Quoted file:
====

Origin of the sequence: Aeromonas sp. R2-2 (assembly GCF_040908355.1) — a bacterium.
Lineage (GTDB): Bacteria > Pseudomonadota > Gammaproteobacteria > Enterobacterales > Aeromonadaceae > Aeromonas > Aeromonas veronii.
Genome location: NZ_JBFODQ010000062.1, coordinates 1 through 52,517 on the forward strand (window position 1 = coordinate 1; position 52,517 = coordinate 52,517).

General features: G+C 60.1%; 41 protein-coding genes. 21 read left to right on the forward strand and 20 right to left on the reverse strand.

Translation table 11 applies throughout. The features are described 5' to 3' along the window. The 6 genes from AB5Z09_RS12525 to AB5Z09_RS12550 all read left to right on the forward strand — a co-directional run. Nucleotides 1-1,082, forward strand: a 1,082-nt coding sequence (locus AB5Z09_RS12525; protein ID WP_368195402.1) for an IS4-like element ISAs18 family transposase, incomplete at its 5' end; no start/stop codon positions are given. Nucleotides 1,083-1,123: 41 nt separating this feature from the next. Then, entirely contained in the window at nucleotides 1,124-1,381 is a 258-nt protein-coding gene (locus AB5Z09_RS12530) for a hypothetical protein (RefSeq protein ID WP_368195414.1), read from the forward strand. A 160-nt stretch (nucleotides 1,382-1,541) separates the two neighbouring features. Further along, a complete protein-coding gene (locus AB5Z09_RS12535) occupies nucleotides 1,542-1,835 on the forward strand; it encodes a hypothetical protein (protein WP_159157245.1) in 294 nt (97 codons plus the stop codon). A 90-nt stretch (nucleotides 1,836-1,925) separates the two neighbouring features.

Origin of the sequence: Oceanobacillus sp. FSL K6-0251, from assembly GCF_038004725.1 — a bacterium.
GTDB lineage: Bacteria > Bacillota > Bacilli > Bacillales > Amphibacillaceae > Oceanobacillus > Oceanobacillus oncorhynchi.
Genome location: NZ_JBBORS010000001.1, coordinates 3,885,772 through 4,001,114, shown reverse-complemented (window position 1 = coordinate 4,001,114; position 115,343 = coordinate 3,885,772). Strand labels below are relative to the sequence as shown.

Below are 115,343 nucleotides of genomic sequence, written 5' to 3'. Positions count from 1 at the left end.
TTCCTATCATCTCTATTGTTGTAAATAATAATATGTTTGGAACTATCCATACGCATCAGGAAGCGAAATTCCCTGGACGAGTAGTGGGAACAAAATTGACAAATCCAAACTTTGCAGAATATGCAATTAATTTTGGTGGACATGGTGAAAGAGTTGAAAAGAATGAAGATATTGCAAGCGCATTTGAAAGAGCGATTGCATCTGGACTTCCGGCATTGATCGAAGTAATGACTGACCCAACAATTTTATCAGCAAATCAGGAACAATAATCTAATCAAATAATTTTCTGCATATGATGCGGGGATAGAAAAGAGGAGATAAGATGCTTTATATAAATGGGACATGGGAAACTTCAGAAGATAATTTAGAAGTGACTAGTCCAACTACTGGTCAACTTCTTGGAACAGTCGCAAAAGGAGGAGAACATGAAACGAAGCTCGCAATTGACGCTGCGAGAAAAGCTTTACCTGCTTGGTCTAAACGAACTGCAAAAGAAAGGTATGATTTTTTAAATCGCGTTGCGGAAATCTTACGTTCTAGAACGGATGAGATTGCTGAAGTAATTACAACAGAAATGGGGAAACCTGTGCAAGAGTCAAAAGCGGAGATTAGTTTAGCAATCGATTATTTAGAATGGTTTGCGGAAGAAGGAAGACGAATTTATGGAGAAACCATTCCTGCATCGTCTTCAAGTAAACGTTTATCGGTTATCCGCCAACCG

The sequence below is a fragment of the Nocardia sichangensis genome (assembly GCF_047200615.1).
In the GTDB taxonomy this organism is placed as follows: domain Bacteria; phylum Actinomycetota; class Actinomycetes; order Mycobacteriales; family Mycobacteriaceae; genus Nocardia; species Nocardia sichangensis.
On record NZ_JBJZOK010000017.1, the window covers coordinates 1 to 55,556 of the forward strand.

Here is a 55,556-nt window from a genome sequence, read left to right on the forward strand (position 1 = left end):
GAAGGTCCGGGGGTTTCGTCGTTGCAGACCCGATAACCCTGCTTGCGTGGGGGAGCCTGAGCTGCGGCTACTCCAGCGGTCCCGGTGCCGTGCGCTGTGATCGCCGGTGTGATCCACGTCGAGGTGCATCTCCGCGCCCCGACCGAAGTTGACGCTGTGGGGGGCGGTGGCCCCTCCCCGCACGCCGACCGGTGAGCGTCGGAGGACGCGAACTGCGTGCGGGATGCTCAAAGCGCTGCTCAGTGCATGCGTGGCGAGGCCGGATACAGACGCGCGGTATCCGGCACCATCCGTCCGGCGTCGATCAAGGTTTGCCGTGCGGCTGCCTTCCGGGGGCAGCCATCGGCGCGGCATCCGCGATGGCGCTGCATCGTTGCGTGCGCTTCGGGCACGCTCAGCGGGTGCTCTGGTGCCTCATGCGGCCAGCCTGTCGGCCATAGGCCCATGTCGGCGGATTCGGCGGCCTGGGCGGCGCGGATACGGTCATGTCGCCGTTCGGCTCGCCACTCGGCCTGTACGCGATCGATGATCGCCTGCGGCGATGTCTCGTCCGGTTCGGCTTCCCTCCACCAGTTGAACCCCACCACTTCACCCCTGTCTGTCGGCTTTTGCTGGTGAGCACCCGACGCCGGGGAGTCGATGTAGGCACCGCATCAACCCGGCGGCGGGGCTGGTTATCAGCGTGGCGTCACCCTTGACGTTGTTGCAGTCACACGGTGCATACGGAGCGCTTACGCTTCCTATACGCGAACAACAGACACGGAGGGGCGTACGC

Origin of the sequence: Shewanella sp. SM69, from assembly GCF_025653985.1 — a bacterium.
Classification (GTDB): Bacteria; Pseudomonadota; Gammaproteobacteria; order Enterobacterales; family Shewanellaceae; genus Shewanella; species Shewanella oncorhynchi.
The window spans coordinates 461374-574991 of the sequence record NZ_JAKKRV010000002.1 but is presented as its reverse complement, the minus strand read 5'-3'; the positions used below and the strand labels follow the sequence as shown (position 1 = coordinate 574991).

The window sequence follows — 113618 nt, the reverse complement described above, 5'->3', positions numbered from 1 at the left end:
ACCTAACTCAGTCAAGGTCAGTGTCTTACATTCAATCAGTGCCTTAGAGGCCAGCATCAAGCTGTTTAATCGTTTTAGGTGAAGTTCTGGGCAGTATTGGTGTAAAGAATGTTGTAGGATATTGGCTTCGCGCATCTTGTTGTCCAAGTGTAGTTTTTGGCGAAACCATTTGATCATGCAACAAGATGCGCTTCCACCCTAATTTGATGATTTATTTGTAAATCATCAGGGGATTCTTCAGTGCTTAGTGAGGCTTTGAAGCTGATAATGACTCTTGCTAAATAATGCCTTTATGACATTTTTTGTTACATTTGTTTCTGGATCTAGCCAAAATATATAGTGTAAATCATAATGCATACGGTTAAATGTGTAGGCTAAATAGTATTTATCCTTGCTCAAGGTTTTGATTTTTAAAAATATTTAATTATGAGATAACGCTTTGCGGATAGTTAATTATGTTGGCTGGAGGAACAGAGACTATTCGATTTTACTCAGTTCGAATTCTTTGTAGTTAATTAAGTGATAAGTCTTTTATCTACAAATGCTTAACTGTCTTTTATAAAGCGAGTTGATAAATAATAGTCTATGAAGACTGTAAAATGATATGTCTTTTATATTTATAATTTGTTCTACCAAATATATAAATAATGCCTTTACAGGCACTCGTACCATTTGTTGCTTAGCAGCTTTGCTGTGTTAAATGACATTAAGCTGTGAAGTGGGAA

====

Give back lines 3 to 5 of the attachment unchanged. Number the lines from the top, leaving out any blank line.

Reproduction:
Genome location: NZ_JBFODQ010000062.1, coordinates 1 through 52,517 on the forward strand (window position 1 = coordinate 1; position 52,517 = coordinate 52,517).

General features: G+C 60.1%; 41 protein-coding genes. 21 read left to right on the forward strand and 20 right to left on the reverse strand.

Translation table 11 applies throughout. The features are described 5' to 3' along the window. The 6 genes from AB5Z09_RS12525 to AB5Z09_RS12550 all read left to right on the forward strand — a co-directional run. Nucleotides 1-1,082, forward strand: a 1,082-nt coding sequence (locus AB5Z09_RS12525; protein ID WP_368195402.1) for an IS4-like element ISAs18 family transposase, incomplete at its 5' end; no start/stop codon positions are given. Nucleotides 1,083-1,123: 41 nt separating this feature from the next. Then, entirely contained in the window at nucleotides 1,124-1,381 is a 258-nt protein-coding gene (locus AB5Z09_RS12530) for a hypothetical protein (RefSeq protein ID WP_368195414.1), read from the forward strand. A 160-nt stretch (nucleotides 1,382-1,541) separates the two neighbouring features. Further along, a complete protein-coding gene (locus AB5Z09_RS12535) occupies nucleotides 1,542-1,835 on the forward strand; it encodes a hypothetical protein (protein WP_159157245.1) in 294 nt (97 codons plus the stop codon). A 90-nt stretch (nucleotides 1,836-1,925) separates the two neighbouring features.